Part of Neil Sedaka's '70s comeback, he wrote this song with the lyricist Phil Cody, who worked on his first comeback hit "Laughter In The Rain
." Cody was a California hippie who penned contemporary and sometimes risqué words for Sedaka's melodies. When we spoke with Cody in 2011
, he explained, "I was trying to do sexual innuendo with him. I think if I had gone more for the love song, we would have been more successful with it. But it was a weird song. It was like Neil doing R&B. It was sort of like the New York club scene in my mind. I had a girlfriend for a while and we would go to a club and we'd make out in a dark corner of the club, almost to the point where we were having sex right there. That's the kind of feeling that I wanted to get over, and I don't think I succeeded very well. I don't feel like I did a very good job on that song.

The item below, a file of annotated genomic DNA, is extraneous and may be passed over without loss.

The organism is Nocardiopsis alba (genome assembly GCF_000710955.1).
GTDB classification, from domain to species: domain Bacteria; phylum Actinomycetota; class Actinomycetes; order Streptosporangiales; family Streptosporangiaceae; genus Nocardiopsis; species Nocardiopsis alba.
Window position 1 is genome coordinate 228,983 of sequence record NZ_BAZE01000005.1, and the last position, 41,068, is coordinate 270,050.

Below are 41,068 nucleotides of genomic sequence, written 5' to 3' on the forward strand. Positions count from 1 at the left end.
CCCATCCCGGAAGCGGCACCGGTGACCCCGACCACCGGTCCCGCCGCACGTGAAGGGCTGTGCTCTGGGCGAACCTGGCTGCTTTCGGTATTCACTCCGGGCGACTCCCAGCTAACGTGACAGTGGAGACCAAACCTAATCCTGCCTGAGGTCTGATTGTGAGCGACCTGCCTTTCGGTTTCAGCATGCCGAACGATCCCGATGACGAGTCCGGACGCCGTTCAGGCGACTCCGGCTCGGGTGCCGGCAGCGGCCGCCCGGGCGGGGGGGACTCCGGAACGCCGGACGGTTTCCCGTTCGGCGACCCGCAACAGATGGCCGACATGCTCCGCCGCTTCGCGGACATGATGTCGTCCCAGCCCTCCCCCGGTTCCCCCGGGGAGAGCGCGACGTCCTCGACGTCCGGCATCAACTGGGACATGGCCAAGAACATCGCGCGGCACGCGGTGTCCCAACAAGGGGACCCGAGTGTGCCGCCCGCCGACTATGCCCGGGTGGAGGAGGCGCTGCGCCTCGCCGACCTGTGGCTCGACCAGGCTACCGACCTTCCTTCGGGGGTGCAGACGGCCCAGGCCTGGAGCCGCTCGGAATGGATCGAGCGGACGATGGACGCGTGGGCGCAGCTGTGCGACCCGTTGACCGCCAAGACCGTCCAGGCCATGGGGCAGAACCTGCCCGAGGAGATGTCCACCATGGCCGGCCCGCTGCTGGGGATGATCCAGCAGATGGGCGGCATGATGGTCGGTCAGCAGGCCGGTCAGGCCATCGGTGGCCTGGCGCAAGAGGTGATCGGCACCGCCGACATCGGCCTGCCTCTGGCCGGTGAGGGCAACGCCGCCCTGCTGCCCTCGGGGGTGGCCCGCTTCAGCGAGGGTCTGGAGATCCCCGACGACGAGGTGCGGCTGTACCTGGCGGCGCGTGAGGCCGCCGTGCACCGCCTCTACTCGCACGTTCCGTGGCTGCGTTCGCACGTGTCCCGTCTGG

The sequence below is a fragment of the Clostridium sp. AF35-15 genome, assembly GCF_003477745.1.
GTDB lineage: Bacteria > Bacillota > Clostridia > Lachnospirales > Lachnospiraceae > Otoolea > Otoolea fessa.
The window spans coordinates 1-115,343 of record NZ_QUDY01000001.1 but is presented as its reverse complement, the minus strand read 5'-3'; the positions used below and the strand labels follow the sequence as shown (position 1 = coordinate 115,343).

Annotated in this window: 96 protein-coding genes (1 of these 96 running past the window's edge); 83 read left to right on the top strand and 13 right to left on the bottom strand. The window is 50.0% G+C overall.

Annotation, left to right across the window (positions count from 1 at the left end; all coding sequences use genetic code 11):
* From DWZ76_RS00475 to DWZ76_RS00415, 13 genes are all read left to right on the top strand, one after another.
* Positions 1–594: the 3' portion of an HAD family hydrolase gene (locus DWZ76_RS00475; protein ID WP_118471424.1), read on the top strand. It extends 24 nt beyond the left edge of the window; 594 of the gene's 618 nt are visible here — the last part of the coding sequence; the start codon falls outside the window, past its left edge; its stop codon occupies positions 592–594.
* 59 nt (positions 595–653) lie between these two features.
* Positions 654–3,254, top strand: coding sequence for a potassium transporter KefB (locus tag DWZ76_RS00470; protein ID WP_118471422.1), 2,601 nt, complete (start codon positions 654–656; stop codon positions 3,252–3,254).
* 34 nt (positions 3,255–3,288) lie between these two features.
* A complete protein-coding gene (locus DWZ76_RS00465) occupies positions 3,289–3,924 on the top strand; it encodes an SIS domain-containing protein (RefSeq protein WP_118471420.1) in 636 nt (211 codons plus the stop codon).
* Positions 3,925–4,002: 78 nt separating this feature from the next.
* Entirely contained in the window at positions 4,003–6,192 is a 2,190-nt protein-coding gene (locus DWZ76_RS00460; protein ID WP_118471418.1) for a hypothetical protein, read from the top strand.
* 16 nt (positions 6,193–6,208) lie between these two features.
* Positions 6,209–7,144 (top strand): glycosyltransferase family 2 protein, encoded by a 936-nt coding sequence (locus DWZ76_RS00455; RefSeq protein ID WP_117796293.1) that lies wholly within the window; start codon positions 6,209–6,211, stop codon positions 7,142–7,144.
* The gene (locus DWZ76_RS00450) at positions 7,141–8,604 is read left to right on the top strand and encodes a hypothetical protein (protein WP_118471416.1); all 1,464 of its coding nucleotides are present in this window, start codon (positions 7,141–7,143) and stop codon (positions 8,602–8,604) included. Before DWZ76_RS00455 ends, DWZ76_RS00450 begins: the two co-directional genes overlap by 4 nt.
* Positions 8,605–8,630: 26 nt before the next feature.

It's just a weird song. The line that keeps coming up, 'In the shadows, you've got to know you love her mostly by feel,' it's almost like, well, now that I say that, I know where that impetus comes from. I had a girlfriend who complained about being groped on the subway, and it's those moments in New York City - you're like a whisker away at all times from rape and pillage of each other. It's the things that keep those passions from exploding, but that you can get away with if you're consenting and you do them off to the side. You would grope your girlfriend on the subway and maybe she wouldn't complain, but as soon as it's not you, then there's something else going on.
I was trying to put all that in a song, and in 3 minutes you really can't do a philosophical treatise about stuff like that. I should probably have tackled that differently and tried to take a more simple kernel to work with rather than be so inclusive in it. But it was a hit, marginally, so I guess it was okay."